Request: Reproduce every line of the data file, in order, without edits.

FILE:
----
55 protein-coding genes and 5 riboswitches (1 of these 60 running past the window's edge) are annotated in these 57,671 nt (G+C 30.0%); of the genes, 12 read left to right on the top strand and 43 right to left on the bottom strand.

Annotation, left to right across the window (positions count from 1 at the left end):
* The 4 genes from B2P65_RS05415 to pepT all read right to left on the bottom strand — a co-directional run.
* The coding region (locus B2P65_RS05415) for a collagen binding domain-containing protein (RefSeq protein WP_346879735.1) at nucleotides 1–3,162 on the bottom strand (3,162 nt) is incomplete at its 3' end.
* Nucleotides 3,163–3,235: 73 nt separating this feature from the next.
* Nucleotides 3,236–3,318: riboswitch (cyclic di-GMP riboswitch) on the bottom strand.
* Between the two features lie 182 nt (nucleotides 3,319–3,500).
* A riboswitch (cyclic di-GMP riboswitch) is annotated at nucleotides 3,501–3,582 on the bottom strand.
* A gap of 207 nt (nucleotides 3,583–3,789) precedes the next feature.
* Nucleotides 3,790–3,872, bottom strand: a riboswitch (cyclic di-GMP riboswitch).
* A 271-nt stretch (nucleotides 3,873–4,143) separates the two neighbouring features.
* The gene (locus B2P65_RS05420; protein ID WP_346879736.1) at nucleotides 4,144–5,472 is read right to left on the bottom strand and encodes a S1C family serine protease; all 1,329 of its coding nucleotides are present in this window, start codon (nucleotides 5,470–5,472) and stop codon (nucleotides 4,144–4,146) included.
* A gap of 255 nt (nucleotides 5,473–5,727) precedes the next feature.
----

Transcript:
55 protein-coding genes and 5 riboswitches (1 of these 60 running past the window's edge) are annotated in these 57,671 nt (G+C 30.0%); of the genes, 12 read left to right on the top strand and 43 right to left on the bottom strand.

Annotation, left to right across the window (positions count from 1 at the left end):
* The 4 genes from B2P65_RS05415 to pepT all read right to left on the bottom strand — a co-directional run.
* The coding region (locus B2P65_RS05415) for a collagen binding domain-containing protein (RefSeq protein WP_346879735.1) at nucleotides 1–3,162 on the bottom strand (3,162 nt) is incomplete at its 3' end.
* Nucleotides 3,163–3,235: 73 nt separating this feature from the next.
* Nucleotides 3,236–3,318: riboswitch (cyclic di-GMP riboswitch) on the bottom strand.
* Between the two features lie 182 nt (nucleotides 3,319–3,500).
* A riboswitch (cyclic di-GMP riboswitch) is annotated at nucleotides 3,501–3,582 on the bottom strand.
* A gap of 207 nt (nucleotides 3,583–3,789) precedes the next feature.
* Nucleotides 3,790–3,872, bottom strand: a riboswitch (cyclic di-GMP riboswitch).
* A 271-nt stretch (nucleotides 3,873–4,143) separates the two neighbouring features.
* The gene (locus B2P65_RS05420; protein ID WP_346879736.1) at nucleotides 4,144–5,472 is read right to left on the bottom strand and encodes a S1C family serine protease; all 1,329 of its coding nucleotides are present in this window, start codon (nucleotides 5,470–5,472) and stop codon (nucleotides 4,144–4,146) included.
* A gap of 255 nt (nucleotides 5,473–5,727) precedes the next feature.